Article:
The meeting is seen as significant as it was a part of the BJP-led government’s image building exercise.
The government has come under criticism for frequent attacks on churches and inflammatory statements by BJP and Sangh Parivar leaders.
- indian express
Nepal, May 22, 2015: Members of the Missionaries of Charity had to spend more than two hours waiting at police headquarters for clearance before they could deliver food, blankets and other promised relief to earthquake victims in a remote mountainous area of Nepal.
The group of six sisters, eight brothers and about six volunteers had asked for police accompaniment on their May 16 mission because, on an earlier trip, they had been accosted by looters while carrying aid to people trapped in the mountains overlooking Kathmandu Valley.
But from the Missionaries of Charity center for destitute women at Mitra Park in Kathmandu, the police escorts diverted the vehicles carrying relief material to police offices in Lalitpur District, one of the three districts in the Kathmandu Valley. The officers insisted that government permission was required for relief distribution.
After the intervention of Bishop Paul Simick of Nepal, Chief District Officer Yadav Prasad Koirala let the group get on their way but warned that, in the future, the missionaries should leave relief distribution to the government.
The nuns told the officials that they had distributed aid to more than 200 families in the Khani Dhanda mountain area and, with Catholic youth, had trekked eight hours to identify other needy families who had not been reached by relief groups.
“This is the first time we are facing such a situation,” Sr. Marica told Catholic News Service as the convoy of five vehicles took to the dusty mountain path to Khani Dhanda.
Sr. Armelle, the most senior of the Missionaries of Charity in the group, explained that they had purchased relief material from the market according to the requirements of the people after their preliminary visit. Rice, tarps, woolen blankets and other materials were packed into kit bags for distribution.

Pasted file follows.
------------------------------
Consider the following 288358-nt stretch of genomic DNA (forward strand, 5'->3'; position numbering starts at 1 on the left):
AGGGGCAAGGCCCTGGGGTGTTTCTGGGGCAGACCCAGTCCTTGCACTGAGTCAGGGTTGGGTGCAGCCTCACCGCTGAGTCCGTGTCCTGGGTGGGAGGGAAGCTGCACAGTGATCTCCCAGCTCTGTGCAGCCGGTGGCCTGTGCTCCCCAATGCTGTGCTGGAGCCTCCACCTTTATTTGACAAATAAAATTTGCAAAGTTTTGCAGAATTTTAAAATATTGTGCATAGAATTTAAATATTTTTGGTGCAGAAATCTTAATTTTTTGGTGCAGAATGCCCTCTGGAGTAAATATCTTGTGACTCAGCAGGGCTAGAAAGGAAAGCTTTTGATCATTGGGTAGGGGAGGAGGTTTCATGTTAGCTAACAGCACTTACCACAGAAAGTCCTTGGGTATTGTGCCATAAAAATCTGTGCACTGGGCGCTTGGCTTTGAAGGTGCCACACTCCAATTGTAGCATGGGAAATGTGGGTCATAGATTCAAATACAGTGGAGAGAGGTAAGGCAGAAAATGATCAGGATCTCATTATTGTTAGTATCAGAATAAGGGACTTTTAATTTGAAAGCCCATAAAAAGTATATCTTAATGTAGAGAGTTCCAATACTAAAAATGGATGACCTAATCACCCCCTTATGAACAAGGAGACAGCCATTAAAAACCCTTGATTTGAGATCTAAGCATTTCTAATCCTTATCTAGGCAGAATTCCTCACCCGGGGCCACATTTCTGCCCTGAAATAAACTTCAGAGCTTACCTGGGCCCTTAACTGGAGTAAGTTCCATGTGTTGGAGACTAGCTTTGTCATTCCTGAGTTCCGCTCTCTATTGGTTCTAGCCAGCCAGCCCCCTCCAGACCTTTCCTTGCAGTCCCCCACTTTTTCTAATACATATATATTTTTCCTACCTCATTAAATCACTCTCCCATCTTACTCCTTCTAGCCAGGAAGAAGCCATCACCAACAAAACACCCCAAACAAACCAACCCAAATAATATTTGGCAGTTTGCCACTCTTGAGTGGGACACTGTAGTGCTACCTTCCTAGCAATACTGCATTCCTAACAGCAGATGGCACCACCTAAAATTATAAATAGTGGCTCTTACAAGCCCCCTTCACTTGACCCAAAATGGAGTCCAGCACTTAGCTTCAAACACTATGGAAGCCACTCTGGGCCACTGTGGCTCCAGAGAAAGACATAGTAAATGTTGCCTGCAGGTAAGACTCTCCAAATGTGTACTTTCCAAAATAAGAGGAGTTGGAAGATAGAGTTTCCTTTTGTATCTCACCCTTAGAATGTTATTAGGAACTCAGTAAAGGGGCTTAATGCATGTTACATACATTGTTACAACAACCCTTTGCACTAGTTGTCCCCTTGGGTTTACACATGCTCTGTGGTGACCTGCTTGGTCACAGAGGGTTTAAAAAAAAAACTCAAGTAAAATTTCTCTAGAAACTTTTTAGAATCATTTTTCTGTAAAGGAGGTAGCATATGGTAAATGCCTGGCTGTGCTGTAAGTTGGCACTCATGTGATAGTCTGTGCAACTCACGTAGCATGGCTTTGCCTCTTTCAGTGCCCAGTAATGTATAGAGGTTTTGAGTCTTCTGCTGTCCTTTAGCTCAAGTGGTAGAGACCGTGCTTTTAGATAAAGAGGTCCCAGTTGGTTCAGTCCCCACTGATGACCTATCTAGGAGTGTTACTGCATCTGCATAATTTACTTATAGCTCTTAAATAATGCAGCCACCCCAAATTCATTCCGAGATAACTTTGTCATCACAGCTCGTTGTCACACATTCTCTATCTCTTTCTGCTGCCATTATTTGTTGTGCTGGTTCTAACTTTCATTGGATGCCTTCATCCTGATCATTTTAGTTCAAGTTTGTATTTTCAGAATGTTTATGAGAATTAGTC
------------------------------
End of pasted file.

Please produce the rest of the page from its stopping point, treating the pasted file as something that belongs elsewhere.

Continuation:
“In some areas, they asked for utensils. In other places, they asked for more rice,” Sr. Armelle said.
When the convoy reached Khani Dhanda, the Missionaries of Charity brothers unloaded the 140 kit bags, while the sisters lined up those who had been given coupons on the earlier visit.
Elderly women carried the relief materials in cane baskets on their heads.
Ram Bahadur Tamang, a student, said that recipients were grateful for the help, noting that, “except for (Buddhist) monks who came with rice, nobody has bothered to come here in three weeks.”
The Catholic Church is a major provider of relief in remote areas of Nepal after the nation was devastated in a magnitude-7.8 earthquake on April 25.
Bengaluru, Nov 18, 2015: The Karnataka police has landed in a controversy after a senior police officer issued a circular, asking officers concerned to scrutinize the passport applications from Muslims and Christians deeper.
The controversial circular was faxed to police commissioners of Bengaluru, Mysuru, Mangaluru, Hubballi-Dharwad and Belgavi by Amar Kumar Pandey, Additional Director General of Police (ADGP) of the Internal Security Wing. Interestingly all these major cities have sizeable population of Muslims and Christians.
The circular stated “Apart from verifying the nationality of applicants clearing passport applications, police should find out religion and sub-sect details. In case of Muslims, they should find out if the applicant is Sunni or Shia. If s/he is Sunni, then delve deeper and find out if the applicant belongs to Deobandi or Barelvi or Ahle-Hadith sub sect. Similarly, if an applicant hails from the Christian community, details like Roman Catholic or Protestant etc should be collected.”
When quizzed by media, Pandey defended himself saying he did it in the interest of national security by focusing on “developments across the world.” He refused to divulge further reasons for his issuing the circular saying it was in the interest of ‘security.’
Later he retracted on the circular saying it is “temporarily” withdrawn adding “at this moment, the circular issued by me is null and void. We will take a fresh call on it after remaining it after reexamining the matter. It may take three or four days.”